Smoldering multiple myeloma (SMM) — an early, asymptomatic precursor of multiple myeloma — often exhibits similar genetic alterations as the full-blown disease, suggesting that patients could benefit from prompt treatment instead of waiting for symptoms to develop, research shows.
The findings are paving the way for tests designed to identify patients with SMM who already have the genetic mutations characteristic of multiple myeloma and are at high risk of disease progression.
The study, “Genomic patterns of progression in smoldering multiple myeloma,” was published in Nature Communications.
Smoldering multiple myeloma, a condition that usually precedes myeloma, is characterized by the rapid growth of plasma cells — the same type of blood cells that cause myeloma — that are still in a “premalignant state” and lack some features of “true” cancer cells.
SMM is puzzling to scientists because of its high degree of heterogeneity: while a percentage of patients diagnosed with SMM progress to symptomatic myeloma in a short period of time, there are others who experience practically no symptoms and whose disease comes to a halt or advances very slowly.
Now investigators, led by Nikhil Munshi, MD, PhD at the Jerome Lipper Multiple Myeloma Center at the Dana-Farber Cancer Institute in Boston, may have found the reason behind SMM variability and set the path for the development of tests to predict disease progression for individual patients.
The study enrolled 11 patients with SMM who developed myeloma within three years of diagnosis.
To analyze genetic alterations in plasma cells throughout disease progression, researchers collected different sets of samples: one when patients had been diagnosed with SMM and another after their myeloma diagnosis. Scientists then sequenced the genome of plasma cells to look for differences between the two stages of disease.
With this approach, researchers first found that the genetic composition of premalignant plasma cells in SMM is almost identical to that of myeloma cells.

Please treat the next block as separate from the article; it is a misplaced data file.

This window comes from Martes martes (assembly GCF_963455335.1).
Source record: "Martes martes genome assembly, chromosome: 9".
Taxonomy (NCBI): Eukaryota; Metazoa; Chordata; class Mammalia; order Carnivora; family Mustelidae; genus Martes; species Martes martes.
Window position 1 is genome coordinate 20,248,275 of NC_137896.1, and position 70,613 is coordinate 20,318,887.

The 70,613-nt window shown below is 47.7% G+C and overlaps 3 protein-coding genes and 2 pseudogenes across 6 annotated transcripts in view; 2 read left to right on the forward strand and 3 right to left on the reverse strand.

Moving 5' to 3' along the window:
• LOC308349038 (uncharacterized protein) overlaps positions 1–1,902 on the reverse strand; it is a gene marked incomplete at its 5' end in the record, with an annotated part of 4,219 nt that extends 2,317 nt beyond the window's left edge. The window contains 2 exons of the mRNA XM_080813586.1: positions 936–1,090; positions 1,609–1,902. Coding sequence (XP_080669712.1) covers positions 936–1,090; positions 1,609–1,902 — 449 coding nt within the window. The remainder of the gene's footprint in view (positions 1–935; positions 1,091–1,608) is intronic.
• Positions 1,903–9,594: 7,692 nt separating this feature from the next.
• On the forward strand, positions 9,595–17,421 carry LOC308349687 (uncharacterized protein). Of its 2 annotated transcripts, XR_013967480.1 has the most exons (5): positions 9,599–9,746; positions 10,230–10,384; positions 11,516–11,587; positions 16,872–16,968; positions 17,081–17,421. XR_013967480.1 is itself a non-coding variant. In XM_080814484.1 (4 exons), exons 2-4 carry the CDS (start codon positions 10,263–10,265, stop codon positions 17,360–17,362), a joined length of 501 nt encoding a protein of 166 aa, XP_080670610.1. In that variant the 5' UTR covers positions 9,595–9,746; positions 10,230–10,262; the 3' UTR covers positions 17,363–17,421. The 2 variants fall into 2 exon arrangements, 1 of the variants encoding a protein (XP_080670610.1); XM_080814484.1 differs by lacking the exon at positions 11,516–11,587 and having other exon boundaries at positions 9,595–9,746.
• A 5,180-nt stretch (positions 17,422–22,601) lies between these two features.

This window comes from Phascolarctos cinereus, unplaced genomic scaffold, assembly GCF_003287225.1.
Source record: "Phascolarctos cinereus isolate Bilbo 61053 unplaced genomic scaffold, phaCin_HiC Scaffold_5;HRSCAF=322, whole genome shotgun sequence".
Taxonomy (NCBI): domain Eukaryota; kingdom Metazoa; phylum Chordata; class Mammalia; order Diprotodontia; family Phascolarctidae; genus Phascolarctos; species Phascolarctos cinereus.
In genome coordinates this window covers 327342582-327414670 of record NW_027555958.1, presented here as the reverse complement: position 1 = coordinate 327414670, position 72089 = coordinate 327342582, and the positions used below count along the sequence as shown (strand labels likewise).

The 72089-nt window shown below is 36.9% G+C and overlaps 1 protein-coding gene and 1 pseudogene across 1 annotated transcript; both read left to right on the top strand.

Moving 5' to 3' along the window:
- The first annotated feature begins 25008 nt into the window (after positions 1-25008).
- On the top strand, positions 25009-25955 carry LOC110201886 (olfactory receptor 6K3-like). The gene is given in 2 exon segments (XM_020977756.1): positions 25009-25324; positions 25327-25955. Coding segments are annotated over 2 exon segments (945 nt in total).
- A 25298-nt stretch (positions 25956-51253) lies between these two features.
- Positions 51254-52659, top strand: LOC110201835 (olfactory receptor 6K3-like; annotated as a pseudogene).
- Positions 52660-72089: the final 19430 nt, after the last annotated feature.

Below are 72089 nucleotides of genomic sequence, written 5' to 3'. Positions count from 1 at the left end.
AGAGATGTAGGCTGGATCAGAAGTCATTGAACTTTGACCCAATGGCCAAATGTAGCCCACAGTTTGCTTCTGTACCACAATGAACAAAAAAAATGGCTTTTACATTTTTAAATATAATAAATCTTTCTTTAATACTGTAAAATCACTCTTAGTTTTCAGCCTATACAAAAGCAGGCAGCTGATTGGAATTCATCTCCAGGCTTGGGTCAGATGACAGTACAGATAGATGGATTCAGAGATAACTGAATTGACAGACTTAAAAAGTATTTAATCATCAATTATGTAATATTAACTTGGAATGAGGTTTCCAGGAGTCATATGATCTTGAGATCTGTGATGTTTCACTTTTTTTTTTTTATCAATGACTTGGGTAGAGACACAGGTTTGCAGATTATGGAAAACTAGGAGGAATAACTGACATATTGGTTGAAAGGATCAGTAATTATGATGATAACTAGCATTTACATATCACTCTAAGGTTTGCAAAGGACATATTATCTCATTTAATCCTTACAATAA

They also described how SMM can progress in two ways: one in which the genetic composition of plasma cells practically does not change from SMM to myeloma and disease progression is rather fast (static progression model); and another in which the evolution of SMM to myeloma is accompanied by the appearance of new types of genetically different plasma cells and disease progression is usually slower.
“Our study shows, however, when the disease follows the static progression model, SMM is, from a genomic standpoint, myeloma. The advance of the disease is solely a matter of an accumulation of diseased tissue. For such patients, it may make sense to begin treatment soon,” Munshi, the senior author of the study, said in a press release.
“In the spontaneous evolution model, by contrast, SMM is genomically distinct from myeloma,” Munshi added. “It advances toward myeloma only when genetic mutations create new subsets of SMM cells that develop into myeloma. Treatment for such patients might involve agents that prevent such subsets from arising.”
Although it is not yet possible to determine whether a particular patient diagnosed with SMM will follow the static progression or spontaneous evolution model, Munshi said his team and collaborators are focusing their efforts to drive research further.
“These results suggest that multiple myeloma needs to be redefined to include some patients with smoldering myeloma, and points the way to new treatment approaches geared to the course of disease development in each patient,” Munshi said.